That power failure might be a classic problem with vintage Toyotas -- carbon buildup on the valves.

Dear Car Talk

Dear Car Talk | Jan 01, 1998

Dear Tom and Ray:

I have a 1986 Toyota Camry with 74,000 miles on it. It has been well-cared-for
and seems to be in good shape. However, a couple of weeks ago the motor died
out on me while I was driving down the highway. The gas tank was full, and
there was no apparent reason for the failure. Toyota towed it to their shop.
They kept it three days, drove it about 60 miles, and it worked perfectly --
and it's been running perfectly ever since. They said it was probably an
electrical problem, but they were unable to find it.
About a year ago it also lost power going up a hill or two, and I feel this is
part of the same problem. Now that it has died out on me, I don't feel secure
being out with this car (I'm a senior citizen). I had planned to give it to my
grandson this year and buy a new car for myself. But now I wonder if I should
even give it to my grandson. What do you think? -- Evelyn

TOM: Well, no matter what happens, you should definitely give this car to your
grandson. As a young (I presume), able-bodied (I presume) teen-age (I presume)
male (I presume) without a car (I presume), I'm sure he'll see this little
"car-dying" problem as nothing more than an occasional inconvenience. In fact,
if it dies on him when he's on a date, he might even see it as a great added

RAY: But I think I know what's wrong with the car, Evelyn. Toyotas of this
vintage have a problem with carbonized valves. Over time, carbon (a k a soot)
builds up on the valves. And when the valves get hot, the carbon expands and
prevents the valves from closing all the way. And when the valves can't close,
the engine loses power and eventually dies.

TOM: And when are the valves most likely to bind up? When the engine is at its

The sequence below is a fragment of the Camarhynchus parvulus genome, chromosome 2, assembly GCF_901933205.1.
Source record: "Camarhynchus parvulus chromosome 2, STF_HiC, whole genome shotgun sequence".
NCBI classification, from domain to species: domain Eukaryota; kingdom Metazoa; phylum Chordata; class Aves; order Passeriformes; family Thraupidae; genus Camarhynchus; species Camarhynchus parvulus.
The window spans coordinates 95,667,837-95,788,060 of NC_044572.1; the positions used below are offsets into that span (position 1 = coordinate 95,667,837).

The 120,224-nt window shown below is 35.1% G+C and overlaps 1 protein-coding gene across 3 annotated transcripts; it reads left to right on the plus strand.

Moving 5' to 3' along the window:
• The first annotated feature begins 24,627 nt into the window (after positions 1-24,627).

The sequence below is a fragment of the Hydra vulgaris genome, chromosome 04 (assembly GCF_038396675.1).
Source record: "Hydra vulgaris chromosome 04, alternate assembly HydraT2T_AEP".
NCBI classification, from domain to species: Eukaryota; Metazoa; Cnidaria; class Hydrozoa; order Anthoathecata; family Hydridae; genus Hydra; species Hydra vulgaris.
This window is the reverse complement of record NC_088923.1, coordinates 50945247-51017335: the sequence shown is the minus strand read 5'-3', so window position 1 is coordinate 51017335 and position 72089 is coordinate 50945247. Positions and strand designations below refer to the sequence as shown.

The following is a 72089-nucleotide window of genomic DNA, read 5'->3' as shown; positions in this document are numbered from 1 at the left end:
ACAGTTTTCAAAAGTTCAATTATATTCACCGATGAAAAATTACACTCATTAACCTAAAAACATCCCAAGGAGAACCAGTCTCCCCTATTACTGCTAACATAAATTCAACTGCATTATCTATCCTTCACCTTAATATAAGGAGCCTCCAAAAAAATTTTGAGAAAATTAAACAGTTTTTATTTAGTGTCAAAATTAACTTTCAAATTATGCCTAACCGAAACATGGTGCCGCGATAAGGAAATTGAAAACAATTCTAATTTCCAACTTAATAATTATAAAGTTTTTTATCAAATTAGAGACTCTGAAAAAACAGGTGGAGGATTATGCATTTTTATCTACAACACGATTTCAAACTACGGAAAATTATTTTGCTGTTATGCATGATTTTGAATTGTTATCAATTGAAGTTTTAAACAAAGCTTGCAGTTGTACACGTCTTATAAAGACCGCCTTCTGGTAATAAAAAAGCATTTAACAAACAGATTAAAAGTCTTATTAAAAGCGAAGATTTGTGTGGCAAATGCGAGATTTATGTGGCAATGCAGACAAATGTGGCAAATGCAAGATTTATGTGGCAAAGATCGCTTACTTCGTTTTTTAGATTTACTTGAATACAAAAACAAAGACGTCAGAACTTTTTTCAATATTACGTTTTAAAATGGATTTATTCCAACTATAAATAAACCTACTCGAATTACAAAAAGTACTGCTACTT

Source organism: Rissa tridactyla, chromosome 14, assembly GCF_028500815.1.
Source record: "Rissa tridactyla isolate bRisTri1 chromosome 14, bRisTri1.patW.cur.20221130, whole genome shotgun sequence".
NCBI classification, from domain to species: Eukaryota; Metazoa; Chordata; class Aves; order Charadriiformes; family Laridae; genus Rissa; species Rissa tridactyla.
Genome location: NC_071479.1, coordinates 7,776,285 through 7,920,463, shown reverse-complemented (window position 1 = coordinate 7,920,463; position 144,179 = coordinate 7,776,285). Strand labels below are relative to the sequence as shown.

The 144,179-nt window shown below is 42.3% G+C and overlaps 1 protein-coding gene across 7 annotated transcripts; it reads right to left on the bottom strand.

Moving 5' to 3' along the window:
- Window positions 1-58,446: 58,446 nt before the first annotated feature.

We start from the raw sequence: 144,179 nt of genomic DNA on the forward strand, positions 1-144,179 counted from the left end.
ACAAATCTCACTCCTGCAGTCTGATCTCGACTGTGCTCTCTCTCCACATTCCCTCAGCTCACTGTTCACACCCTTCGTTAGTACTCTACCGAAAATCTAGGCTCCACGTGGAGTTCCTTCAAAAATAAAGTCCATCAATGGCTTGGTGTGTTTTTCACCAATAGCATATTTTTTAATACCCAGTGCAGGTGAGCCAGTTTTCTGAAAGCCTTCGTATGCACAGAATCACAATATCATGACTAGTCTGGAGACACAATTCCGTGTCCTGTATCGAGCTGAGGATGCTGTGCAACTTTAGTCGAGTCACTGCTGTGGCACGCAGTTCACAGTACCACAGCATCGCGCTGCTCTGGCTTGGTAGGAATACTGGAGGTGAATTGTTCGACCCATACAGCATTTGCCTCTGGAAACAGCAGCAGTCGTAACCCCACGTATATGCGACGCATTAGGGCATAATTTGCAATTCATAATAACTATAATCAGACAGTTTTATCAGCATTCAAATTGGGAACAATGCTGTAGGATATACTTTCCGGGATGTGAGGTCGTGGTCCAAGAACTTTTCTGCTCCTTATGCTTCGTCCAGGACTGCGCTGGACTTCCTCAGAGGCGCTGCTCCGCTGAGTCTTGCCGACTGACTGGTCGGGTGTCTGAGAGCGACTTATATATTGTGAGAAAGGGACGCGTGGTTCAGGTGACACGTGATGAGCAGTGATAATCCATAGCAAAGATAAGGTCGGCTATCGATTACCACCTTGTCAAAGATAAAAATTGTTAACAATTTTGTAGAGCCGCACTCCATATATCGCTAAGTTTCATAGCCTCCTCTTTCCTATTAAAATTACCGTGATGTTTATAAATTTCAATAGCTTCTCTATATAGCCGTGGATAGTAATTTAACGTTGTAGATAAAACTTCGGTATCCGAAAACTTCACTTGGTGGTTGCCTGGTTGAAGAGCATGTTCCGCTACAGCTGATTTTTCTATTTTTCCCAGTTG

hottest; like when you're doing sustained highway driving or climbing a hill at
high speed. And that's exactly when you experienced the problem, Evelyn. And by
the way, if you had let the car cool off for a while, it probably would have
run fine again ... for a while.

RAY: So how do you fix it? I'd start by trying a fuel-system cleaner you add to
your gas tank, like Chevron Techron or B&G 44K. If that doesn't fix it, I'd
look for a shop that has a device called a Snap On Motor Vac. That's a
fuel-injector/valve train cleaner that uses a high-pressure, biodegradable soap
to clean off the carbon.

TOM: That machine works great. It'll clean out the intake manifold, the valves
and the fuel injectors. And not only will it solve this problem, but it'll make
the car run so well you might not even want to give it to your grandson. You
might just decide to keep the Camry and buy the little ingrate a 10-speed bike

* * *
TOM: Hey, do you think you're taking good care of your car? Are you sure?

RAY: If you're like many of our customers, you may be ruining your car without
even knowing it. Yes, even you! Find out how. Send for your copy of our
informative pamphlet, "Ten Ways You May Be Ruining Your Car Without Even
Knowing It!"

TOM: Send $3 and a stamped (55 cents), self-addressed, No.10 envelope to Ruin
No.1, PO Box 6420, Riverton, NJ 08077-6420.

Get the Car Talk Newsletter

Got a question about your car?

Ask Someone Who Owns One